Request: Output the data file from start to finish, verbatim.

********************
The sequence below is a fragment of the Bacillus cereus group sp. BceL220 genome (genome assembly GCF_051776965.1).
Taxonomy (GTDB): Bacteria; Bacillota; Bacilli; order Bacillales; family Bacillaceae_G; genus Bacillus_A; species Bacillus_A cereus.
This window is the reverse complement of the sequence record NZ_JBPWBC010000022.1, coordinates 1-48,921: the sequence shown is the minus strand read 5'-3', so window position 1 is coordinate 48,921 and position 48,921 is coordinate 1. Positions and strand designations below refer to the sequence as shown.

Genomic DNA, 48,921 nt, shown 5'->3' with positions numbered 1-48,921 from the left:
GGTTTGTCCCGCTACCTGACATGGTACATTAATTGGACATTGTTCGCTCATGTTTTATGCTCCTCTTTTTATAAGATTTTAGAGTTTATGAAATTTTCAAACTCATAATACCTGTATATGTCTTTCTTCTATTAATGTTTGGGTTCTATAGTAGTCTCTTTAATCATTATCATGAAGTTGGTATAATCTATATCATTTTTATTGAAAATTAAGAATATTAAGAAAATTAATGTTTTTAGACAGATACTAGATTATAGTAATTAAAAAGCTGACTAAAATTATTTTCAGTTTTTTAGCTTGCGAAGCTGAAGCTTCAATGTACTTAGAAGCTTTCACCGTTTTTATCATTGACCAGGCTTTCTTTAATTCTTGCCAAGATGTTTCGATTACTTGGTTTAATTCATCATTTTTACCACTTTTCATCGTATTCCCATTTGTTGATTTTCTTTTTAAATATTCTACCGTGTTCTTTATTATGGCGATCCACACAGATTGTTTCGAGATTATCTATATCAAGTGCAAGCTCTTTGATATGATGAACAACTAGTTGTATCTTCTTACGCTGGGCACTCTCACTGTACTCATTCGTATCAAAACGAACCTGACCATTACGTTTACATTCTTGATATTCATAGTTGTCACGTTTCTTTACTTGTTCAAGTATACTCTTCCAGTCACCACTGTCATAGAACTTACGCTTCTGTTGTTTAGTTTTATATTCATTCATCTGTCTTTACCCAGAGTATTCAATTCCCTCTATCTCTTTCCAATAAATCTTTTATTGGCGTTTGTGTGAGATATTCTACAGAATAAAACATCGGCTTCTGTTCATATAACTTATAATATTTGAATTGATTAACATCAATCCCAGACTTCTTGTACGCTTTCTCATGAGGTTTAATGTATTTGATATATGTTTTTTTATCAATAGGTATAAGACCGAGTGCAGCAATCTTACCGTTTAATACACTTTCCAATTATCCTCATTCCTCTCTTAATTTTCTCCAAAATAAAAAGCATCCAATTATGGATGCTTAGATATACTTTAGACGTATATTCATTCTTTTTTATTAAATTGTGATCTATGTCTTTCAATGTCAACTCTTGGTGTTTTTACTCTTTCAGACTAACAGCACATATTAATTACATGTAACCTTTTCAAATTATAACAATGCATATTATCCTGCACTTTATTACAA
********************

The sequence below is a fragment of the Bacillus cereus group sp. BceL220 genome (genome assembly GCF_051776965.1).
Taxonomy (GTDB): Bacteria; Bacillota; Bacilli; order Bacillales; family Bacillaceae_G; genus Bacillus_A; species Bacillus_A cereus.
This window is the reverse complement of the sequence record NZ_JBPWBC010000022.1, coordinates 1-48,921: the sequence shown is the minus strand read 5'-3', so window position 1 is coordinate 48,921 and position 48,921 is coordinate 1. Positions and strand designations below refer to the sequence as shown.

Genomic DNA, 48,921 nt, shown 5'->3' with positions numbered 1-48,921 from the left:
GGTTTGTCCCGCTACCTGACATGGTACATTAATTGGACATTGTTCGCTCATGTTTTATGCTCCTCTTTTTATAAGATTTTAGAGTTTATGAAATTTTCAAACTCATAATACCTGTATATGTCTTTCTTCTATTAATGTTTGGGTTCTATAGTAGTCTCTTTAATCATTATCATGAAGTTGGTATAATCTATATCATTTTTATTGAAAATTAAGAATATTAAGAAAATTAATGTTTTTAGACAGATACTAGATTATAGTAATTAAAAAGCTGACTAAAATTATTTTCAGTTTTTTAGCTTGCGAAGCTGAAGCTTCAATGTACTTAGAAGCTTTCACCGTTTTTATCATTGACCAGGCTTTCTTTAATTCTTGCCAAGATGTTTCGATTACTTGGTTTAATTCATCATTTTTACCACTTTTCATCGTATTCCCATTTGTTGATTTTCTTTTTAAATATTCTACCGTGTTCTTTATTATGGCGATCCACACAGATTGTTTCGAGATTATCTATATCAAGTGCAAGCTCTTTGATATGATGAACAACTAGTTGTATCTTCTTACGCTGGGCACTCTCACTGTACTCATTCGTATCAAAACGAACCTGACCATTACGTTTACATTCTTGATATTCATAGTTGTCACGTTTCTTTACTTGTTCAAGTATACTCTTCCAGTCACCACTGTCATAGAACTTACGCTTCTGTTGTTTAGTTTTATATTCATTCATCTGTCTTTACCCAGAGTATTCAATTCCCTCTATCTCTTTCCAATAAATCTTTTATTGGCGTTTGTGTGAGATATTCTACAGAATAAAACATCGGCTTCTGTTCATATAACTTATAATATTTGAATTGATTAACATCAATCCCAGACTTCTTGTACGCTTTCTCATGAGGTTTAATGTATTTGATATATGTTTTTTTATCAATAGGTATAAGACCGAGTGCAGCAATCTTACCGTTTAATACACTTTCCAATTATCCTCATTCCTCTCTTAATTTTCTCCAAAATAAAAAGCATCCAATTATGGATGCTTAGATATACTTTAGACGTATATTCATTCTTTTTTATTAAATTGTGATCTATGTCTTTCAATGTCAACTCTTGGTGTTTTTACTCTTTCAGACTAACAGCACATATTAATTACATGTAACCTTTTCAAATTATAACAATGCATATTATCCTGCACTTTATTACAA